6 Repeal of Current Liability Full Funding Limitation Maximum Deductible Contribution Under current law, employer contributions to a defined benefit pension plan for a year are not deductible to the extent that they exceed the lesser of (1) 160% of the plan s current liability (i.e., all liabilities to plan participants and beneficiaries accrued to date) or (2) the plan s liability for projected benefits. An employer may make fully deductible contributions to a defined benefit pension plan equal to the plan s unfunded current liability, provided that the plan has more than 100 participants. Under the new law, the current liability full funding limitation is increased to 165% for plan years beginning in 2002 and 170% for plan years beginning in The current liability full funding limitation is repealed for plan years beginning in 2004 and thereafter. Effective for plan years beginning after December 31, 2001, an employer may make fully deductible contributions to a defined benefit pension plan equal to the plan s unfunded current liability, irrespective of whether the plan has more than 100 participants. Also, in the year of termination, defined benefit pension plans will be permitted to deduct 100% of the termination liability. However, in the case of a plan with fewer than 100 participants, the termination liability attributable to benefit increases for HCEs within the last two years is disregarded, and, therefore, not deductible. increased pension benefits. Because the new limits will automatically go into effect for calendar year plans on January 1, 2002, employers will quickly need to consider whether to adopt plan amendments to continue existing benefit limitations until the potential cost of the new limits can be evaluated. Because, in most instances, projected benefit liabilities exceed current liability, the increase (and ultimate repeal) of the current liability full funding limitation will allow employers to increase their deductible defined benefit pension plan contributions. The new deduction rules place small defined benefit pension plans (i.e., those with less than 100 participants) on a par with larger plans, allowing small businesses the opportunity to accelerate pension fund contributions on a deductible basis. 6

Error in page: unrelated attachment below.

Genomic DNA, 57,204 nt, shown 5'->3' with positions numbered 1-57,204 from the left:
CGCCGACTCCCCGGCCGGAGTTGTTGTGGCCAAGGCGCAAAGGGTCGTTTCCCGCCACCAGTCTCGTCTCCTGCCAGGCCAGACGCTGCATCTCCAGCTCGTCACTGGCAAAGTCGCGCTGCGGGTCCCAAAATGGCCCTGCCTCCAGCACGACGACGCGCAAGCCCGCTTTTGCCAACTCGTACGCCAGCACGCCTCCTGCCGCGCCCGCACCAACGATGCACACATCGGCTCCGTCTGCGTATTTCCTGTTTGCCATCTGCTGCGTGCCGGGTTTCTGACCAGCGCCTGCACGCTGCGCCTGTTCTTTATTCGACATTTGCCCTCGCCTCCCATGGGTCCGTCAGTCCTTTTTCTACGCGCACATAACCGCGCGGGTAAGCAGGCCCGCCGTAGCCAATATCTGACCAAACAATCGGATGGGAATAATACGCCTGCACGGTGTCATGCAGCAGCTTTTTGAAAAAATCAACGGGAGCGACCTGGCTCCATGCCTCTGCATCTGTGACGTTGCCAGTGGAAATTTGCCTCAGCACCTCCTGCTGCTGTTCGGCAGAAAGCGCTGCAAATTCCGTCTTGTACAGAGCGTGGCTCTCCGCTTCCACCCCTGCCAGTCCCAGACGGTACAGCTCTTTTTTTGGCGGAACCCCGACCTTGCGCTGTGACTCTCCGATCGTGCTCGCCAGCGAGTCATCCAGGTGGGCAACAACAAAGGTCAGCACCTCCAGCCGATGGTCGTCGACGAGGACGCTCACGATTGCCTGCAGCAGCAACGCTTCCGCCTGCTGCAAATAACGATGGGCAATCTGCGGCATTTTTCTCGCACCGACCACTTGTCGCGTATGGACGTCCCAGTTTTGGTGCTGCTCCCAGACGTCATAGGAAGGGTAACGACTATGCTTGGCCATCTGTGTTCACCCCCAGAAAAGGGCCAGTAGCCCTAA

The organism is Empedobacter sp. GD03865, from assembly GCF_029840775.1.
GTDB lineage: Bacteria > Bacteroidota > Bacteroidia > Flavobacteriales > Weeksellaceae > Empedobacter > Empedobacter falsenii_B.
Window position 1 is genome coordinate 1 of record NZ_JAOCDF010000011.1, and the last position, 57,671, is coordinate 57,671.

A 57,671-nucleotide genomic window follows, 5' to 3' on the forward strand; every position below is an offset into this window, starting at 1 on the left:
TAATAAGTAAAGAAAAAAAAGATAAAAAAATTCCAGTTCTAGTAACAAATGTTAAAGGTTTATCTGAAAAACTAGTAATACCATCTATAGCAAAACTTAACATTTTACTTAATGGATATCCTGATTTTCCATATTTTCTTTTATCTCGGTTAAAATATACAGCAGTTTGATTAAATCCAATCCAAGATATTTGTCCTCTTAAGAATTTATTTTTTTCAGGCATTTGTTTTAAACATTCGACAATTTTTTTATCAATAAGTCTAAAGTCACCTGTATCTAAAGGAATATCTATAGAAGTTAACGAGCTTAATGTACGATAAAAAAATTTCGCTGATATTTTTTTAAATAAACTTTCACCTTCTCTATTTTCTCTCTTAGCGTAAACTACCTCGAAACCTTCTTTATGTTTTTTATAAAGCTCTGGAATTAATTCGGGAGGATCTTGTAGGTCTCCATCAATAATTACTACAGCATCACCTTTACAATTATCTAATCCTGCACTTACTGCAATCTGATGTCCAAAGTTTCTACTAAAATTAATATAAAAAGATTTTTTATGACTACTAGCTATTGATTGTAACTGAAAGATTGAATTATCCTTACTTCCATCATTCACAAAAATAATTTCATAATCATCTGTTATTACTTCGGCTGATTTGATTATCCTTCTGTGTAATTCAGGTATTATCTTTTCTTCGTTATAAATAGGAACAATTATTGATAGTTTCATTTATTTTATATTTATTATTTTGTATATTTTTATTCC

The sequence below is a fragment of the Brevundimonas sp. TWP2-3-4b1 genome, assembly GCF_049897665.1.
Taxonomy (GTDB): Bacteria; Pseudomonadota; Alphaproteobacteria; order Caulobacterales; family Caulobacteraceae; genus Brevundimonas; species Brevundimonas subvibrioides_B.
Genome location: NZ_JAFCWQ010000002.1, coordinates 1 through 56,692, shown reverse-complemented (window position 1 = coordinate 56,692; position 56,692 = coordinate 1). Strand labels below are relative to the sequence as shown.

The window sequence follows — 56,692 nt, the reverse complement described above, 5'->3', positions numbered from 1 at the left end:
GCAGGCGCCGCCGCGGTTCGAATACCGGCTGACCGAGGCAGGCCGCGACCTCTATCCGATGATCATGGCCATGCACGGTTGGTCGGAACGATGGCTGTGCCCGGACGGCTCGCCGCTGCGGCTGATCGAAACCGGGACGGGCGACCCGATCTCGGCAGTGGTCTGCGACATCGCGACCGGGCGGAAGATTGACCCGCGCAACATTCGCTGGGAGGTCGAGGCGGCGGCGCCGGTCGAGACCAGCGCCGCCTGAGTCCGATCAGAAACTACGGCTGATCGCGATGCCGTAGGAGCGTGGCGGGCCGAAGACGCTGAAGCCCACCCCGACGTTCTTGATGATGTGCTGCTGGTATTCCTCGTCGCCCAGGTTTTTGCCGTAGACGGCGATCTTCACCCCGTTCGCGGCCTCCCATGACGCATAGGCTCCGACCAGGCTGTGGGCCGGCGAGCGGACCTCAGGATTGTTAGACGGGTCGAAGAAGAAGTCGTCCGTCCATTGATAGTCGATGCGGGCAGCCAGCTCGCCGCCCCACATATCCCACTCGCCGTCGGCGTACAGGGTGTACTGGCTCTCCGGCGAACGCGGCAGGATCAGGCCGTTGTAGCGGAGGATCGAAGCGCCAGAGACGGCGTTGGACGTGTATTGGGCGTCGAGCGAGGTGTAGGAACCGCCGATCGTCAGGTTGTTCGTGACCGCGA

7 Annual Compensation Limit Rollovers from IRAs to Tax- Qualified Retirement Plans Under current law, no more than $170,000 of a participant s annual compensation may be taken into account in determining benefits and contributions. This limit is adjusted for inflation in increments of $10,000. Under current law, distributions from an IRA may be rolled over into another IRA, but not a tax-qualified retirement plan (unless the IRA is a conduit IRA used to temporarily hold a distribution from a taxqualified plan). D. Provisions of General Applicability Effective for plan years beginning after December 31, 2001, the annual compensation limit is increased to $200,000. Thereafter, the limit is subject to increases for inflation in $5,000 increments. Effective for distributions made after December 31, 2001, eligible rollover distributions from IRAs can be rolled over into a tax-qualified plan (provided the taxqualified plan accepts the rollover). The increase in the compensation limit has far-ranging significance because it is a factor not only in determining benefits and contributions, but also for purposes of most nondiscrimination tests. The new limit will enable HCEs to contribute more to 401(k) plans. In addition, as in the case of the increased defined benefit dollar limit discussed above, the new compensation limit will enable employers to shift liability for nonqualified pension benefits to a taxqualified plan. Some employers may wish to consider allowing their tax-qualified plans to accept rollovers from IRAs. Since a tax-qualified plan, but not an IRA, can permit participant loans, an individual may wish to have his or her assets held in a tax-qualified plan to have greater access to funds without having to receive a taxable withdrawal. Also, in some jurisdictions, assets held under a tax-qualified plan enjoy greater protection from creditors than do IRA assets. 7